20061014, 16:32  #23  
"Jacob"
Sep 2006
Brussels, Belgium
2^{4}·3·37 Posts 
Quote:
And the line above is evidence for it: 6*(5) is 30 adding one gives 29 not 29. Last fiddled with by S485122 on 20061014 at 16:32 

20061015, 05:35  #24 
Aug 2003
Snicker, AL
7·137 Posts 
You are correct, I did misunderstand part of your proposal. However, my underlying concept looks to be intact. Where you are using 2*3, I suggest using 2*3*5. The manifold is divided into groups of numbers and according to your system, only one out of 6 numbers can possibly be prime. My division suggests that only one out of 30 numbers can be prime. (there are a couple of minor quibbles with this, but it is simplest form) Why is your method valid while mine is not? What about 2*3*5*7? It is conceded that none of your numbers can possibly be divisible by 2 or 3. What about numbers of the form (6*M) + 3?
Fusion 
20061015, 09:59  #25  
May 2006
29 Posts 
Quote:
You are absolutely right. A minus sign was missing in "29", which was a lapsus calami. Later in my text the number was correctly given as (29). Sorry for the inconvenience. Y.s. troels munkner 

20061016, 16:03  #26 
∂^{2}ω=0
Sep 2002
República de California
2^{3}·3·487 Posts 
I tried writing with squid ink several occasions, but the little buggers are indeed exceedingly slippery, as you note. And training them to produce a steady ink flow rather than just "blurting out" whatever is on their little squiddy minds is ... rather challenging.
Oh wait, I'm thinking of a lapsus calamari. Sorry about the confusion, ink on my face, & c. Y'all must've thought I was Kraken up mentally, or something. 
20061016, 18:52  #27  
∂^{2}ω=0
Sep 2002
República de California
2^{3}·3·487 Posts 
OK, so I'm just going to ignore the silly and confusing "possible primes" verbiage invented by Mr. Munkner, and instead use simply "integers of the form 6*m+1" wherever it occurs. So now let's look at the substance of the resulting claims:
Quote:
Quote:
Quote:
Quote:
Wow  how enlightening. Quote:
Mprimes are of the form M(p) := 2^{p}1, we consider the ones with p an odd prime, the smallest of which is 2^{3}1. now observe that 2^{3} == 2 (mod 6), and thus also that 2*2^{2} == 2 (mod 6). It follows that in fact 2*2^{2*k} == 2 (mod 6) for all integter k. Since all oddprime M(p) must have an exponent of form p = 3+2*k, their powerof2 component must satisfy 2^{p} = 2^{3+2*k} == 2 (mod 6). QED 

20061016, 19:51  #28  
"Jacob"
Sep 2006
Brussels, Belgium
2^{4}×3×37 Posts 
Quote:
 the even numbers of the form 6m, 6m+2 and 6m+4;  the odd multiples of three of the form 6m+3;  the "Troels Munkner possible primes" or (real primes and possible prime products" of the form 6m+1 and finally  other numbers of the form 6m+5, the numbers in this last class are not integers by Troels Munkner's definition. Quote:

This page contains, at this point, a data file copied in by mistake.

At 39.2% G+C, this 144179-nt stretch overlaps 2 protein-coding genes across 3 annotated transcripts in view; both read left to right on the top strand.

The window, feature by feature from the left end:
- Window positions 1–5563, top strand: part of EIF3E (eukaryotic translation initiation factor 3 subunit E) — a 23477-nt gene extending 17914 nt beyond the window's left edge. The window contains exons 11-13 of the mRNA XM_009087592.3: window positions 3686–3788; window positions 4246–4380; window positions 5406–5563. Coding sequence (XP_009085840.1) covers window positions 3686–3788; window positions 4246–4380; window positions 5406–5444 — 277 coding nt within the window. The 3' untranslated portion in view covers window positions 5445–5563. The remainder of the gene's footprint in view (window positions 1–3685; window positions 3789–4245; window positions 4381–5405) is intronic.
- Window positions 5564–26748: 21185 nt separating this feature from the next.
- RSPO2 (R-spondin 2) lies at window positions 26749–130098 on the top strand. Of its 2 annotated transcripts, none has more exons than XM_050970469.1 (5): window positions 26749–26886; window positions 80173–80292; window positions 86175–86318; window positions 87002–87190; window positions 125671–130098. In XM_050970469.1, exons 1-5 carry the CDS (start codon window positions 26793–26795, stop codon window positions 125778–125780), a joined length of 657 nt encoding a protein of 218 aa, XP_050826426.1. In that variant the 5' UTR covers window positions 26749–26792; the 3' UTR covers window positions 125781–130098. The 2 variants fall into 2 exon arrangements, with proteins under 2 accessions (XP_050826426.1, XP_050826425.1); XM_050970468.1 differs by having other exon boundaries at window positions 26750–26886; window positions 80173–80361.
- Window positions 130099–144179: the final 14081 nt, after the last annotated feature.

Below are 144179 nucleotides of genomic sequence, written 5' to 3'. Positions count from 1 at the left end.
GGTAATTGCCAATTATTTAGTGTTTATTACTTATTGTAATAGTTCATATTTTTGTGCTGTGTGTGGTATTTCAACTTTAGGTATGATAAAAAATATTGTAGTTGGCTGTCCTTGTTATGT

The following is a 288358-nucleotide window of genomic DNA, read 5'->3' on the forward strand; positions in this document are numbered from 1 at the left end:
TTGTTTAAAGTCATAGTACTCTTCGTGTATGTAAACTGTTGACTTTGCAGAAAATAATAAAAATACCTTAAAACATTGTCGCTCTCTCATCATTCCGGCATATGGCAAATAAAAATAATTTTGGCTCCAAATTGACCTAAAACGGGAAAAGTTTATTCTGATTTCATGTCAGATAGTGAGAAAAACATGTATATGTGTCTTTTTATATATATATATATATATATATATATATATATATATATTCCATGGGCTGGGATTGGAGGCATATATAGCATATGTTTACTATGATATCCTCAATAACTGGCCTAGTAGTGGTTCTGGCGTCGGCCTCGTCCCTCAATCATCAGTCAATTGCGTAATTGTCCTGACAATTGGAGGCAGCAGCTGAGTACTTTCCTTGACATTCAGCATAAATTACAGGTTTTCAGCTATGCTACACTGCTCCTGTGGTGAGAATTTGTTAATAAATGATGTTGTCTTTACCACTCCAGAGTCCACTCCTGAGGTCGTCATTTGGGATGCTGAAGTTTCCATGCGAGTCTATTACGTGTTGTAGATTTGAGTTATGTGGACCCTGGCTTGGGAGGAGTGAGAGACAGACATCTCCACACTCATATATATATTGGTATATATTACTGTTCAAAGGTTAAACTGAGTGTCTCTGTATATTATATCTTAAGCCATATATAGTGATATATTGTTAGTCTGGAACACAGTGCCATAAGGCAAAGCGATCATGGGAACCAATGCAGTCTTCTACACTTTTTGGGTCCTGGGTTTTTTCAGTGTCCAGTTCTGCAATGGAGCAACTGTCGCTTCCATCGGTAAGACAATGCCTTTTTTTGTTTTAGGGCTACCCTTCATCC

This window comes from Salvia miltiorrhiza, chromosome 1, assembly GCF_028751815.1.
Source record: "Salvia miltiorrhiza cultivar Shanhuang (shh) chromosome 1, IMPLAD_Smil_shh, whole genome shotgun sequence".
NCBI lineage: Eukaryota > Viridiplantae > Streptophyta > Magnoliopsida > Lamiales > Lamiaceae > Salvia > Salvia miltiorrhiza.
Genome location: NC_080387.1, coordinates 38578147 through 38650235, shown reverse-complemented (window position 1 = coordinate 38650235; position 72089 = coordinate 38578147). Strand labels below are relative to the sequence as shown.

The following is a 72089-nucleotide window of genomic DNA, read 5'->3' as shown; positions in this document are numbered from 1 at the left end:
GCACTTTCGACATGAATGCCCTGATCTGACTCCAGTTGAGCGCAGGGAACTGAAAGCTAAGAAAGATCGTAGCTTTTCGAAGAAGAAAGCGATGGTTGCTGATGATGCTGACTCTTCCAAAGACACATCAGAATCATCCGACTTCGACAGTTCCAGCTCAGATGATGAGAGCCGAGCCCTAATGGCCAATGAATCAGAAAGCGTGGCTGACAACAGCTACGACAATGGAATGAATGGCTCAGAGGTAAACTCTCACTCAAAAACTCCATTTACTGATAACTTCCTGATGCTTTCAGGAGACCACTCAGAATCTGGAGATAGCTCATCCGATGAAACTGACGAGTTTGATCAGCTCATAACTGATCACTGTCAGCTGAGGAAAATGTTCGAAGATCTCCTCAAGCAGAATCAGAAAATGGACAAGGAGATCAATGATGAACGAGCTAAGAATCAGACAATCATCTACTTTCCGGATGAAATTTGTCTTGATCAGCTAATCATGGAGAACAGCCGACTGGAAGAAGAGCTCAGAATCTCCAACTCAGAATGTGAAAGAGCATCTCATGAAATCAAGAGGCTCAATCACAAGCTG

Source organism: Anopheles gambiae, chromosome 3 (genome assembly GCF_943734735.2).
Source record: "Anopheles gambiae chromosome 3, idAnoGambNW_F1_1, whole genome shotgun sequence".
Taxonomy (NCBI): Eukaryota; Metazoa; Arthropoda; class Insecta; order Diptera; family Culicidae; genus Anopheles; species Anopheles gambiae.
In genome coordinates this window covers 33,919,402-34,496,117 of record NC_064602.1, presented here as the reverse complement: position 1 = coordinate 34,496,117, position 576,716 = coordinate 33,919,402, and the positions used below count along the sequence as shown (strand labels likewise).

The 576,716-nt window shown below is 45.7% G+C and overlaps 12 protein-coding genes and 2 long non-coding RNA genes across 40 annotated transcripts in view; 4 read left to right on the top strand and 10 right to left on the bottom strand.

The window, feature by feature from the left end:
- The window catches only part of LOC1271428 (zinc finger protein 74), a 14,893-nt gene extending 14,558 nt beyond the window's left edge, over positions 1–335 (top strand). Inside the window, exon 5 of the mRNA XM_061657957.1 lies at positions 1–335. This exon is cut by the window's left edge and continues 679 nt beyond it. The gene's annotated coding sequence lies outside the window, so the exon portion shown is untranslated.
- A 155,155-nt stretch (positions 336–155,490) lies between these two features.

Quote:
A question for Mally: did you READ Troels Munkners's posts ? Last fiddled with by S485122 on 20061016 at 19:57 

20061016, 20:43  #29  
∂^{2}ω=0
Sep 2002
República de California
2^{3}×3×487 Posts 
Quote:
My conclusion that there is nothing new or even remotely interesting here stands. 

20061017, 05:44  #30  
"Jacob"
Sep 2006
Brussels, Belgium
2^{4}·3·37 Posts 
I agree with you that his theorem is just a set of definitions that do not bring new insights.
But I must be dumb: I did not see 5 in his list only 5. And how could 5 and 7 have a difference of 6? One can see this in his fist port: Quote:
It is true that his arithmetic is a bit shaggy, sometimes one gets the impression that for him [6*(1)+1] might be equal to [1*(6*1+1)]. Last fiddled with by S485122 on 20061017 at 05:56 

20061017, 19:43  #31 
Jan 2006
JHB, South Africa
157 Posts 
I feel that Mr. Munkner is actually not portraying his Mathematical notations correctly and he is actually meaning to imply the abolute values of ((6*m)+1) is one third of all the positive integers, where m can be either a positive or negative integer. That seems the only way I can make sense of how he has written the notations.
Regards Patrick 
20061018, 01:51  #32 
Feb 2006
Brasília, Brazil
3×71 Posts 
I think the best way to find out what mr. Munkner means would perhaps be asking him plain, simple, easytounderstand questions.
So, mr. Munkner, please classify both the statements below as either "true" or "false". Whatever your answers are, we've already understood the logic beneath them, so you don't need to spend time explaining why these statements are true or false. 1) The number 5 (positive five) is a prime number. True or false? 2) The number 5 (negative five) is a prime number. True or false? Please do follow my guidelines strictly, as I personally have a very hard time understanding math which doesn't present itself to me according to them. Thanks a lot, Bruno 
20061018, 12:15  #33  
Bronze Medalist
Jan 2004
Mumbai,India
2^{2}×3^{3}×19 Posts 
Quote:
Well jakes, he very generously sent me his book(let) by airmail which he priced at $15 though he has not given me the bill as yet! I must confess it is even more confusing than his posts. and not well connected from section to chapter. Never the less, I personally feel,, that he has a message which he cant explain clearly. Due paucity of time, as Im working on my own theories myself, I have not really studied it. But if you are interested I could Xerox the booklet and send it to you by post, just for the asking. You may PM me at your leisure. Regards, Mally 

Thread Tools  
Similar Threads  
Thread  Thread Starter  Forum  Replies  Last Post 
Is there any such theorem that states this?  soumya  Miscellaneous Math  17  20130328 10:26 
Fermats theorem and defining a 'full set' for any prime.  David John Hill Jr  Miscellaneous Math  32  20090313 21:45 
New exact theorem  Master Alex  Miscellaneous Math  38  20070305 18:30 
Number Theorem  herege  Math  25  20061118 09:54 
Fermat's Fuzzy Theorem  any good for new prime test?  bearnol  Miscellaneous Math  9  20051116 13:19